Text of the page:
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While reviewing Late Answers, I came across this answer Get the current month number in SQL Server, 1 for january, 12 for december, which is 11 lines of SQL code (and quite complex).

The accepted answer is: SELECT MONTH(GETDATE())

Lets say this answer is correct (honestly, I haven't tested the code). Is this a useful answer?

I'm very aware that the same problem can have innumerous solutions, but can we consider this a solution?

I've flagged the answer as not an answer and it was declined (I'm not complaining!).

(I've noticed the user entered the same exact answer in two questions, so I assume a) The questions are duplicate OR b) this seems like spam / excessive promotion, but for the sake of this argument lets not focus on this).

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    Is it an answer, or is it a good/bad answer? How do we generally acknowledge post quality? Looks like you got the spam thing wrong too. – Robert Harvey Oct 26 '14 at 23:24
  • @RobertHarvey I would say it's not a good answer. I believe a good answer must have a description of what the issue was and how this answer solves that issue. Besides that the posted code should be the most effective. I don't think anyone will choose this answer in favor of the others. – Luís Cruz Oct 26 '14 at 23:30
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    And what do we do with answers that are not good answers? – Robert Harvey Oct 26 '14 at 23:31
  • Well, this seems like kinder garden :) I say delete them. – Luís Cruz Oct 26 '14 at 23:33
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    Bzzt. Downvote them. Deletion is for things like spam, gibberish, and comments posted as answers. – Robert Harvey Oct 26 '14 at 23:34
  • I've downvoted. I don't see the usefulness of keeping the answer but I assume I am being overzealous here. – Luís Cruz Oct 26 '14 at 23:47
  • Down voting is appropriate for bad answers, and I think you feel the answer is too short to be useful. However it seems the OP found it useful enough to Accept, and reasonably so. – hardmath Oct 27 '14 at 0:11
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    @hardmath I think you've misread the question. The accepted and short answer is a good one. The 11-line SQL answer is the issue here. – Luís Cruz Oct 27 '14 at 0:16
  • You have the same situation on a vbNet question asked this week about String extraction. The accepted answer is a code that compile, but doesn't solves the issue the OP addressed. My answer (edited after I asked clarifications from OP - and wasn't the only one to ask) is a compiling code and solves the issue, but requires the use of a List(Of String) variable. Okay, seems I was severe when asking for clarifications, but I did propose a working solution. Others left him alone soon enough. – Karl Stephen Oct 27 '14 at 2:57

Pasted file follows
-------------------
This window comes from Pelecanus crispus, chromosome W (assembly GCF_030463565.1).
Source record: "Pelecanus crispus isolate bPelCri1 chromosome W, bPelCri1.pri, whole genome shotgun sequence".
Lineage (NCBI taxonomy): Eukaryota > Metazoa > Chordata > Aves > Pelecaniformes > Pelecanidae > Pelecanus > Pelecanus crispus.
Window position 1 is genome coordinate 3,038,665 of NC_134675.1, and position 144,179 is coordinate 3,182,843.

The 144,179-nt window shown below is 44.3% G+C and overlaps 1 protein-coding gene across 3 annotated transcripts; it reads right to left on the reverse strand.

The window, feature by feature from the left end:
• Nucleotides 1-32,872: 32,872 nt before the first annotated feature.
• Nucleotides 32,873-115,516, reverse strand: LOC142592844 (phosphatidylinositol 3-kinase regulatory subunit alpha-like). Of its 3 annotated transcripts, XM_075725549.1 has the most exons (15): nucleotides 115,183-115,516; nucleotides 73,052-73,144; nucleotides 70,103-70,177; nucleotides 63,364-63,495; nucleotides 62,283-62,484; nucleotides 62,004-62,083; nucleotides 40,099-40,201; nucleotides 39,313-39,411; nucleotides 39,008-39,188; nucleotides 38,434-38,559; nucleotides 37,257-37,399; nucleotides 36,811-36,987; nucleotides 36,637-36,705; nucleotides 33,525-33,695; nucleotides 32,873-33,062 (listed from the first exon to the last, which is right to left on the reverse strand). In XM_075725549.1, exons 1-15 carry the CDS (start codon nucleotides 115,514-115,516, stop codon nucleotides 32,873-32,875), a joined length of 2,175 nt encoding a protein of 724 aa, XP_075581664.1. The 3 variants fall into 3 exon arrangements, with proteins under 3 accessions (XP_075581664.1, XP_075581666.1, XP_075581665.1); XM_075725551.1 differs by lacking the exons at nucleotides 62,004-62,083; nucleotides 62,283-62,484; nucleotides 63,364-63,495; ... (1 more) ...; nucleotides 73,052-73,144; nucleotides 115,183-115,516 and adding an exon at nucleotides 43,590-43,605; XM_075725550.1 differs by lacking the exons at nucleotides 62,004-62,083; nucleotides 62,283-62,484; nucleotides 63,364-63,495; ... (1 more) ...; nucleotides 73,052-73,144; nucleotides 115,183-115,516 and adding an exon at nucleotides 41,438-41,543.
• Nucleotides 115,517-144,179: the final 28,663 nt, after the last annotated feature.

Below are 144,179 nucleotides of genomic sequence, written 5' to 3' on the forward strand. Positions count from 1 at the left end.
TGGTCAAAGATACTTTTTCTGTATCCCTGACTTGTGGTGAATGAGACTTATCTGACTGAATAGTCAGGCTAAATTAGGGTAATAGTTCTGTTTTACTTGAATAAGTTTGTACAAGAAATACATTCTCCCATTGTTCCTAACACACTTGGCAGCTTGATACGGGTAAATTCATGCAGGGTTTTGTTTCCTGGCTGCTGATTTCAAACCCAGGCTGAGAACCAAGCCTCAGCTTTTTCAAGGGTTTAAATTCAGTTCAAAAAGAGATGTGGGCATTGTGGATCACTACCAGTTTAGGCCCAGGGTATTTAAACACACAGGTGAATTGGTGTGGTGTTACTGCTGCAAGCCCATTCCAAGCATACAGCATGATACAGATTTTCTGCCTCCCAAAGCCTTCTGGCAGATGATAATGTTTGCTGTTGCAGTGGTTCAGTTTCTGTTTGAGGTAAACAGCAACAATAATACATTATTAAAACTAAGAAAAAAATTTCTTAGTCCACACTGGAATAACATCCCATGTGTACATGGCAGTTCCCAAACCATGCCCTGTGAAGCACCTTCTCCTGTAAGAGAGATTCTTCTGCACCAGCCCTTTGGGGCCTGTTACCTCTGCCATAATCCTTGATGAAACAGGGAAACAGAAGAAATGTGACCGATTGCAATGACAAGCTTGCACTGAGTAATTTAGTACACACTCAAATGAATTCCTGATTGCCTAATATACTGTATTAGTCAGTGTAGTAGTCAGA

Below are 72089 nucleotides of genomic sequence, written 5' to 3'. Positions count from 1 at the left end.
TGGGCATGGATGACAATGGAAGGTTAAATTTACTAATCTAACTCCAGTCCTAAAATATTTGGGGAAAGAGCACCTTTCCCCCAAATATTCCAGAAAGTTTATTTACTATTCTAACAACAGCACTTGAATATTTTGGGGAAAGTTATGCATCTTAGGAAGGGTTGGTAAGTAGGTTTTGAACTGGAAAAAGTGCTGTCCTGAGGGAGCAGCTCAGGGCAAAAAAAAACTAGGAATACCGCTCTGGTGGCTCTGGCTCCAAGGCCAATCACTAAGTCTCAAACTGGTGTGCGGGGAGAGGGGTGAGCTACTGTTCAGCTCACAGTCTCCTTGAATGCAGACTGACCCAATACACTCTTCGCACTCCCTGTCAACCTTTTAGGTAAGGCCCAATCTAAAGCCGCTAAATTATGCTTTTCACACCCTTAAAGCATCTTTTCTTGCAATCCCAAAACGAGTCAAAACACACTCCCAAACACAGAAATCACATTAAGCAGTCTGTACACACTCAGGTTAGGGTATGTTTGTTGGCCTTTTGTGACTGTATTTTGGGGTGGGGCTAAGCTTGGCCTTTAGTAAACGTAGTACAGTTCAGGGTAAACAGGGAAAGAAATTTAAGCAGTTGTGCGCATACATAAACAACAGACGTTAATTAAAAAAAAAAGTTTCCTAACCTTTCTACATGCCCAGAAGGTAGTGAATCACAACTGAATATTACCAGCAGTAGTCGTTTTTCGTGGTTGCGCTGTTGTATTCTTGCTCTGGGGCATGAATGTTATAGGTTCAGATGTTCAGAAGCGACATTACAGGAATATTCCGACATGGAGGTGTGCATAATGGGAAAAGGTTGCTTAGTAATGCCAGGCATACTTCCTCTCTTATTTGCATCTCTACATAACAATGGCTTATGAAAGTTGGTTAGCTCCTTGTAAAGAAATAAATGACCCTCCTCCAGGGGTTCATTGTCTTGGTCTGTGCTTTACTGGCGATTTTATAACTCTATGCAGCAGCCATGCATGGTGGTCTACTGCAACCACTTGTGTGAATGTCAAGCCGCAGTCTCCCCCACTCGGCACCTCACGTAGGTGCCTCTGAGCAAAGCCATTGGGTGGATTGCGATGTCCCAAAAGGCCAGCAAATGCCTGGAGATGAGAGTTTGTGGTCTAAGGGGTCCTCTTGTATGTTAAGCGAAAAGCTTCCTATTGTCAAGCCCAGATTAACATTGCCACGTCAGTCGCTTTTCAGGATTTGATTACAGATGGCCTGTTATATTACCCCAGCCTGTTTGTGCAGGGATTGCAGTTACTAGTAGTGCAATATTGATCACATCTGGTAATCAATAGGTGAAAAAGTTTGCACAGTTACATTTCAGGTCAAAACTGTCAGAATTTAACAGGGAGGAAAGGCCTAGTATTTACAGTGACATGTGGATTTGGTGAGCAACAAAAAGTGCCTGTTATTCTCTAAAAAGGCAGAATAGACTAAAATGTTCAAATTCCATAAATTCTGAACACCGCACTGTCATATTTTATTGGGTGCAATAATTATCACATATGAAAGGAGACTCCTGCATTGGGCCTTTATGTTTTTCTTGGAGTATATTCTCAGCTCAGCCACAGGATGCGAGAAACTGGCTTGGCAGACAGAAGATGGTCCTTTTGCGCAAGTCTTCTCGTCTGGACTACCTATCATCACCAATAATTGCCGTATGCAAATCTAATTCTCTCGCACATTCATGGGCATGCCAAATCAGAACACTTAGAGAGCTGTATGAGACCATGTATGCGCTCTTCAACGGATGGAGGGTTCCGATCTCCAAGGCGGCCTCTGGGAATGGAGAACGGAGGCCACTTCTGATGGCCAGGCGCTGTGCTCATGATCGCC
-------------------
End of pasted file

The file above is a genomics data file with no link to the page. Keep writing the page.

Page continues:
• @milz : It would be usefull to be able to Downvote or Flag an answer without immediately loosing reputation if it doesn't answer the posted question. But this would require reviews from granted users/moderators, then either they undo the answer acceptation, either they invalidate the downvoting and flagging (with consequences for "downvoters" and "flaggers") Not really practical, so I don't know. – Karl Stephen Oct 27 '14 at 3:03
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It is up to each reader when evaluating a post to determine if they think that it is helpful. There are tons of factors that should go into determining if an answer is in fact helpful. Being technically correct is one of them, how clearly and effectively it conveys that information to the reader is another, as is its scope (what details are or are not included; is the answer lacking important information or including lots of unimportant/superfluous information). When voting these, and many other, considerations need to be looked at, in the context of that specific post, to determine how useful you feel the answer is.

After you have personally determined whether or not you think the post is useful, you can vote accordingly.

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I think it depends on what the person asking the question wanted. There are some questions where the person asking the question is just looking for code that will solve his problem (or the question itself is a very technical question), in which case an answer which is a block of code usually could be enough, although commenting is prefferable.

Yet there are some questions which from the question itself you can see that the person asking the question is looking for an ellaborated answer in which a block of code should obviouslly be downvoted.

That being said, I think StackOverflow isn't meant to be an answer site for a specific question of a specific user therefore, even if the person asking the question wanted a block of code as an answer, I understand downvoting an answer which is just a block of code in certain cases.

  • It's kind of funny that so many here get very angry if a question isn't full of supporting documentation, as they think that a poster should do a lot of research before asking. Well, why should the initiative to research stop at the asking? If a concise, effective answer prompts someone to do a little reading and learn something on their own, how is that a bad thing? Don't assume that a brief answer is a bad one, even when the poster wants it all spelled out for them. – Chris Stratton Oct 27 '14 at 20:22

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